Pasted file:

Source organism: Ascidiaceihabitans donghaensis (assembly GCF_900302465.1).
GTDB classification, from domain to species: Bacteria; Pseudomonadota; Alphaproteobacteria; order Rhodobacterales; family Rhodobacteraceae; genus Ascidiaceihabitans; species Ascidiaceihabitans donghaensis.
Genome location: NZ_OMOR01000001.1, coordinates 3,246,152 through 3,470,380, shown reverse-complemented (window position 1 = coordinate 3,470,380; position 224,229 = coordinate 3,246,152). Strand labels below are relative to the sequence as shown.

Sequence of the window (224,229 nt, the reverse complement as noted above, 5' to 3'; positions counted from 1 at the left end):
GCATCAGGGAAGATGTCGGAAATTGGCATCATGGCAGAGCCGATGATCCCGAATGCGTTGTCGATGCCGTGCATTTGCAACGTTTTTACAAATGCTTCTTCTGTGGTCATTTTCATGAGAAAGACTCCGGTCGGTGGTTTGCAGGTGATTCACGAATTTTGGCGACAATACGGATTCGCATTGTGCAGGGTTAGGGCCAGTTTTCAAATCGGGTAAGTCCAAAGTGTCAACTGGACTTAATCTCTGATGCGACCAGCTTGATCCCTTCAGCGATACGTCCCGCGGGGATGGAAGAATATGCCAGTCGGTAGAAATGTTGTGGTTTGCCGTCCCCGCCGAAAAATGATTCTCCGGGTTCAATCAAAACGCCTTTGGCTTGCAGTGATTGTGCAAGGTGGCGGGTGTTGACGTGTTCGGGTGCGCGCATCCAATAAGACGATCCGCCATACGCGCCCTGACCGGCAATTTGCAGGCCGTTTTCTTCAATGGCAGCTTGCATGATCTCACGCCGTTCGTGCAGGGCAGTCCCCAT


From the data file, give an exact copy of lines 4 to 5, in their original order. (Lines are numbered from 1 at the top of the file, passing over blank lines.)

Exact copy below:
Sequence of the window (224,229 nt, the reverse complement as noted above, 5' to 3'; positions counted from 1 at the left end):
GCATCAGGGAAGATGTCGGAAATTGGCATCATGGCAGAGCCGATGATCCCGAATGCGTTGTCGATGCCGTGCATTTGCAACGTTTTTACAAATGCTTCTTCTGTGGTCATTTTCATGAGAAAGACTCCGGTCGGTGGTTTGCAGGTGATTCACGAATTTTGGCGACAATACGGATTCGCATTGTGCAGGGTTAGGGCCAGTTTTCAAATCGGGTAAGTCCAAAGTGTCAACTGGACTTAATCTCTGATGCGACCAGCTTGATCCCTTCAGCGATACGTCCCGCGGGGATGGAAGAATATGCCAGTCGGTAGAAATGTTGTGGTTTGCCGTCCCCGCCGAAAAATGATTCTCCGGGTTCAATCAAAACGCCTTTGGCTTGCAGTGATTGTGCAAGGTGGCGGGTGTTGACGTGTTCGGGTGCGCGCATCCAATAAGACGATCCGCCATACGCGCCCTGACCGGCAATTTGCAGGCCGTTTTCTTCAATGGCAGCTTGCATGATCTCACGCCGTTCGTGCAGGGCAGTCCCCAT